Africa News blog
African business, politics and lifestyle
In the realm of long-term economic things to worry about, there is not much that can rival youth unemployment in the greater Middle East and North Africa. Some years ago, for example, the World Bank estimated that the region's population rise was such that jobs needed to grow by some 3.5 percent per year if unemployment along the lines of one-in-four was to be avoided over the next couple of decades. There has been nothing of great note to change this forecast.
Simply put, the region is facing unparalleled demographic pressures. Population growth over the past two generations has been among the fastest in the world: the region’s work force is projected to reach 185 million in 2020, 80 percent higher than in 2000. And the region is one of the most youthful in the world—with about 60 percent of the population less than 25 years old.
The IMF says the best way it can help is to help governments in the region devise policies for macroeconomic stability and strong, sustainable growth that is essential to creating jobs.
One day this year, in all probability, the “billionth African” will have been born, a milestone that will only benefit the poorest continent if it can get its act together and unify its piecemeal markets.
Nobody knows, of course, when or where in its 53 countries the child arrived to push Africa’s population into ten figures.
The U.N. merely estimates that in mid-2008 there were 987 million people, and in mid-2009, 1,010 million.
Given the difficulties of obtaining accurate data from the likes of Nigeria, where provincial population figures are often hostage to the ambitions of local politicians, or any data at all from the likes of Somalia, experts are reluctant to hazard any greater degree of accuracy.
There is less doubt, however, about the underlying trend — that Africa’s population is set to grow faster than in any other part of the world in the coming decades, and to double by 2050.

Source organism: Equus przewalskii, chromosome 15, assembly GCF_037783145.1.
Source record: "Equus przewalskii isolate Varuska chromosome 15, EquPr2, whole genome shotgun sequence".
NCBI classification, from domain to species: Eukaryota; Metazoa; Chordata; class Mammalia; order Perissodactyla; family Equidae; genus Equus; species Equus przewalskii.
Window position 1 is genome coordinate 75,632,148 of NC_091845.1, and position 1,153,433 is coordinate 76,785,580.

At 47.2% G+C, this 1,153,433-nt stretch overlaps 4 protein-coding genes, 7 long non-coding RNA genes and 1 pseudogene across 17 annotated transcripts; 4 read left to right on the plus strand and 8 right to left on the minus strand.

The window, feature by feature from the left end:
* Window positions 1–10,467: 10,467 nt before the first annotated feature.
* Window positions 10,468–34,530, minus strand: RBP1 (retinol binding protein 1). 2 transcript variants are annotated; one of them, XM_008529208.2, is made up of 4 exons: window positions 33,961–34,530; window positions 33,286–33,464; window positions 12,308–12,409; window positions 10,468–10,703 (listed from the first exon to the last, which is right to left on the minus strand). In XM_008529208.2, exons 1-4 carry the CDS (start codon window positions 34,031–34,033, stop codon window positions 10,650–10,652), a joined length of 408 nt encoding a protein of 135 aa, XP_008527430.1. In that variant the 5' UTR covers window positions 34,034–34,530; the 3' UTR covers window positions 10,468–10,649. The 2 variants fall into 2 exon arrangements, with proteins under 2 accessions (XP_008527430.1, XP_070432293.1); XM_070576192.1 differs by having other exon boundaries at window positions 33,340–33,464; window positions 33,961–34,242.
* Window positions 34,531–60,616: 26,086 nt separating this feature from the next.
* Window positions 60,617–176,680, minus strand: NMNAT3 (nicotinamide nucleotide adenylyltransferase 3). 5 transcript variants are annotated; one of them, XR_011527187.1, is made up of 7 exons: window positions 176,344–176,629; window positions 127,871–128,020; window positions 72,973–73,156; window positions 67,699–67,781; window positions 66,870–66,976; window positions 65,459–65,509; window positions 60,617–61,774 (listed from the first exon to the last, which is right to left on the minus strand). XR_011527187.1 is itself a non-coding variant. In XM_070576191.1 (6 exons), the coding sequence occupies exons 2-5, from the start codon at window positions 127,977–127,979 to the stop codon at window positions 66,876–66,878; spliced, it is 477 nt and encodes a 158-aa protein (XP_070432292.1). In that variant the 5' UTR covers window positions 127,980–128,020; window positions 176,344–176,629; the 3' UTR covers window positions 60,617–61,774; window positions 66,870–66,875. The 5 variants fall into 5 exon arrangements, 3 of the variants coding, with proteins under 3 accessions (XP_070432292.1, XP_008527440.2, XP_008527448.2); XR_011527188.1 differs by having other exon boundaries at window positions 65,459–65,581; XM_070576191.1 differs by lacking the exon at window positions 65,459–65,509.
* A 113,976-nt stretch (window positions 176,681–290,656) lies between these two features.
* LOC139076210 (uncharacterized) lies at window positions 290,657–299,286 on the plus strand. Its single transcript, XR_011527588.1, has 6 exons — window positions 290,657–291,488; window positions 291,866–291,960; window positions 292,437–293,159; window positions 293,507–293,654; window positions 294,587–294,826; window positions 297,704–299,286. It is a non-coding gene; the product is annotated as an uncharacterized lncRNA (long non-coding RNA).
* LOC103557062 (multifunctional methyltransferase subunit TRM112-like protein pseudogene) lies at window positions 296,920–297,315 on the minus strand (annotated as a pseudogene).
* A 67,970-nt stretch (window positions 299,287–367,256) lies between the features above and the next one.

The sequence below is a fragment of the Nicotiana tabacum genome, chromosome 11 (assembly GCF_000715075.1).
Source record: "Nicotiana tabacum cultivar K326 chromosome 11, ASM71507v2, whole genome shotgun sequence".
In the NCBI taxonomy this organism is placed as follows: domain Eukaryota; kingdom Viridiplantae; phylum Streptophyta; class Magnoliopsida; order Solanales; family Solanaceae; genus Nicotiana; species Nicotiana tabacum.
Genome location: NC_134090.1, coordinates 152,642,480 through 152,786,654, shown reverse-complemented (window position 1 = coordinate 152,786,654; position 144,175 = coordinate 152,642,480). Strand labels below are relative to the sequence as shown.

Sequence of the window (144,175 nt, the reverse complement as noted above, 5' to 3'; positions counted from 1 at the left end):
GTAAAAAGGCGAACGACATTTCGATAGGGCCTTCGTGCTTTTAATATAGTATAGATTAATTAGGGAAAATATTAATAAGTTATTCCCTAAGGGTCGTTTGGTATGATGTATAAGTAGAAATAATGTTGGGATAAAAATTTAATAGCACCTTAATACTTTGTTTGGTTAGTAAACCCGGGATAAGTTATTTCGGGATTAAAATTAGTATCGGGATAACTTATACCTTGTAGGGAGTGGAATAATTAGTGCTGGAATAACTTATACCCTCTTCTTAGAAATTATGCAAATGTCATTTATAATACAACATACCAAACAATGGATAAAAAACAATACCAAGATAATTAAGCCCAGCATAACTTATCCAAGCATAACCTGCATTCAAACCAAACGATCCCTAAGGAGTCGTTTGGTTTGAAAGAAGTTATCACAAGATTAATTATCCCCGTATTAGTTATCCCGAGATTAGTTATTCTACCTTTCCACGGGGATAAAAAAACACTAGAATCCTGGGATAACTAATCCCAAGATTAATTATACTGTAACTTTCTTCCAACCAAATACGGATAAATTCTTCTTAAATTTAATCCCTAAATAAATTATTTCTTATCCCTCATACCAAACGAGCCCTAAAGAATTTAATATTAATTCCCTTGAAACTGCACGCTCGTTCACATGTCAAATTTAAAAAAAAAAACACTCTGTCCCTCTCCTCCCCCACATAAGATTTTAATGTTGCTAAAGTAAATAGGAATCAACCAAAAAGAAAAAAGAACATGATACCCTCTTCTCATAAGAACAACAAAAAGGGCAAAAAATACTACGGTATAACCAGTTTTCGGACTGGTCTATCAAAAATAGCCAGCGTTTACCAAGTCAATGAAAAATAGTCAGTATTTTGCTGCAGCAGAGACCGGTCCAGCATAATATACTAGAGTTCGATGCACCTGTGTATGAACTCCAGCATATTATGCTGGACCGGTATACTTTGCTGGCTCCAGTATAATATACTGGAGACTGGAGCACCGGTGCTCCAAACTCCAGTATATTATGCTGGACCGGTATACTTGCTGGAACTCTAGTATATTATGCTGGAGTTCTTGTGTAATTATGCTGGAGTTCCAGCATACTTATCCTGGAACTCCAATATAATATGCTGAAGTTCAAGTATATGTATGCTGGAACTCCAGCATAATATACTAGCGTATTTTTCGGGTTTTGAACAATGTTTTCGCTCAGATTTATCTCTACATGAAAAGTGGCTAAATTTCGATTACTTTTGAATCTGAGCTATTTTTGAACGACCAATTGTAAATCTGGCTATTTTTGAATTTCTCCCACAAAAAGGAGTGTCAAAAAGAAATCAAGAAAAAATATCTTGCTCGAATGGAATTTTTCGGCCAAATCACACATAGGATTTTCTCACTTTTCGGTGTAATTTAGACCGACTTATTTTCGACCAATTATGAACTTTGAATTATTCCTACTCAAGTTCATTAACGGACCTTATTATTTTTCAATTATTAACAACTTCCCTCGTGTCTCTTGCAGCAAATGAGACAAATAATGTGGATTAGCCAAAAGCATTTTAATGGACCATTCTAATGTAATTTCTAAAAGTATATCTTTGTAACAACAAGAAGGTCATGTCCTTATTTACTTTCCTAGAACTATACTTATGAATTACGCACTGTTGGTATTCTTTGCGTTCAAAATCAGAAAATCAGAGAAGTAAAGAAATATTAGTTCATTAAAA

To some, the statistics from the U.N.’s population division will invite comparisons to the Asian giants, and inspire hopes of a flood of investment from Africans and outsiders to meet the needs of a continent likely to be home to one in five people by the middle of this century.
By contrast, China’s projected population of 1.4 billion in 40 years will be shrinking, while India will only be adding an annual 3 million to its 1.6 billion people.
To others, the numbers are stark reminders of the mammoth task Africa’s leaders face in providing the food, jobs, schools, housing and healthcare that are still so sorely lacking.
UNFPA, the U.N.’s population arm, summarises by saying that sub-Saharan Africa faces “serious political, economic and social challenges” and points to the last two decades as evidence that more people does not mean more wealth.
“Twenty years of almost three percent annual population growth has outpaced economic gains, leaving Africans, on average, 22 percent poorer than they were in the mid-1970s,” it says.
Are Africa’s leaders ready and willing to create the truly unified common market needed to boost investment, trade and economic growth, or are short-term national interests likely to prevail, consigning Africa to a century of overpopulated poverty?